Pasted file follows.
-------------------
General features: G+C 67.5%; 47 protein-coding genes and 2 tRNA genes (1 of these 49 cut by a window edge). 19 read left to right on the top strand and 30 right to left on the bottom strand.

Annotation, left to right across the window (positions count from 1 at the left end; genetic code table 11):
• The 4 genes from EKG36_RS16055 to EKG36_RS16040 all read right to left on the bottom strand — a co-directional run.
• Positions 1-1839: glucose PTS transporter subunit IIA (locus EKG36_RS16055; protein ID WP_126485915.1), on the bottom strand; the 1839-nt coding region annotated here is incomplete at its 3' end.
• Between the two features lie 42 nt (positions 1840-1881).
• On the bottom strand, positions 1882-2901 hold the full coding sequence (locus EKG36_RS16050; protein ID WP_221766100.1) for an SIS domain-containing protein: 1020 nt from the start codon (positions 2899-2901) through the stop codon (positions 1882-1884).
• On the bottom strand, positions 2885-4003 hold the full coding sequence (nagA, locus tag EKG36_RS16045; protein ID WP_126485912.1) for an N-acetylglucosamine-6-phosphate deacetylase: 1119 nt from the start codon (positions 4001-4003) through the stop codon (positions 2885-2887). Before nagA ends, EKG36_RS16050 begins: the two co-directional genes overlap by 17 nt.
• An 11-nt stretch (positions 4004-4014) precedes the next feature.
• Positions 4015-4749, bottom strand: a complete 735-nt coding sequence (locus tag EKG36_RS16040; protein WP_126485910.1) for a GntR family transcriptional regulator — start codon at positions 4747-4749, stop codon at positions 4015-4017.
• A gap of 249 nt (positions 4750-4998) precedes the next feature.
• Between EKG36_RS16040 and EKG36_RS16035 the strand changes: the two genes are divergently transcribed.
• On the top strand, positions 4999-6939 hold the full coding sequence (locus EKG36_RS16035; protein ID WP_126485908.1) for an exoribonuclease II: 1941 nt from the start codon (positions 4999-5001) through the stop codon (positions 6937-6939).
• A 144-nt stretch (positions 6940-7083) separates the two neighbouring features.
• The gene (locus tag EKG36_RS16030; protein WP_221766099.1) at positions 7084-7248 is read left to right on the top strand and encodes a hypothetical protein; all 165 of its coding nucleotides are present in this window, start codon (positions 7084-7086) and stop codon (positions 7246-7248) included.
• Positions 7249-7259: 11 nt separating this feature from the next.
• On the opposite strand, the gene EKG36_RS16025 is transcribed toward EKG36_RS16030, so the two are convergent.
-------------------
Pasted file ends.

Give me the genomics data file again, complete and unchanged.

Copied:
General features: G+C 67.5%; 47 protein-coding genes and 2 tRNA genes (1 of these 49 cut by a window edge). 19 read left to right on the top strand and 30 right to left on the bottom strand.

Annotation, left to right across the window (positions count from 1 at the left end; genetic code table 11):
• The 4 genes from EKG36_RS16055 to EKG36_RS16040 all read right to left on the bottom strand — a co-directional run.
• Positions 1-1839: glucose PTS transporter subunit IIA (locus EKG36_RS16055; protein ID WP_126485915.1), on the bottom strand; the 1839-nt coding region annotated here is incomplete at its 3' end.
• Between the two features lie 42 nt (positions 1840-1881).
• On the bottom strand, positions 1882-2901 hold the full coding sequence (locus EKG36_RS16050; protein ID WP_221766100.1) for an SIS domain-containing protein: 1020 nt from the start codon (positions 2899-2901) through the stop codon (positions 1882-1884).
• On the bottom strand, positions 2885-4003 hold the full coding sequence (nagA, locus tag EKG36_RS16045; protein ID WP_126485912.1) for an N-acetylglucosamine-6-phosphate deacetylase: 1119 nt from the start codon (positions 4001-4003) through the stop codon (positions 2885-2887). Before nagA ends, EKG36_RS16050 begins: the two co-directional genes overlap by 17 nt.
• An 11-nt stretch (positions 4004-4014) precedes the next feature.
• Positions 4015-4749, bottom strand: a complete 735-nt coding sequence (locus tag EKG36_RS16040; protein WP_126485910.1) for a GntR family transcriptional regulator — start codon at positions 4747-4749, stop codon at positions 4015-4017.
• A gap of 249 nt (positions 4750-4998) precedes the next feature.
• Between EKG36_RS16040 and EKG36_RS16035 the strand changes: the two genes are divergently transcribed.
• On the top strand, positions 4999-6939 hold the full coding sequence (locus EKG36_RS16035; protein ID WP_126485908.1) for an exoribonuclease II: 1941 nt from the start codon (positions 4999-5001) through the stop codon (positions 6937-6939).
• A 144-nt stretch (positions 6940-7083) separates the two neighbouring features.
• The gene (locus tag EKG36_RS16030; protein WP_221766099.1) at positions 7084-7248 is read left to right on the top strand and encodes a hypothetical protein; all 165 of its coding nucleotides are present in this window, start codon (positions 7084-7086) and stop codon (positions 7246-7248) included.
• Positions 7249-7259: 11 nt separating this feature from the next.
• On the opposite strand, the gene EKG36_RS16025 is transcribed toward EKG36_RS16030, so the two are convergent.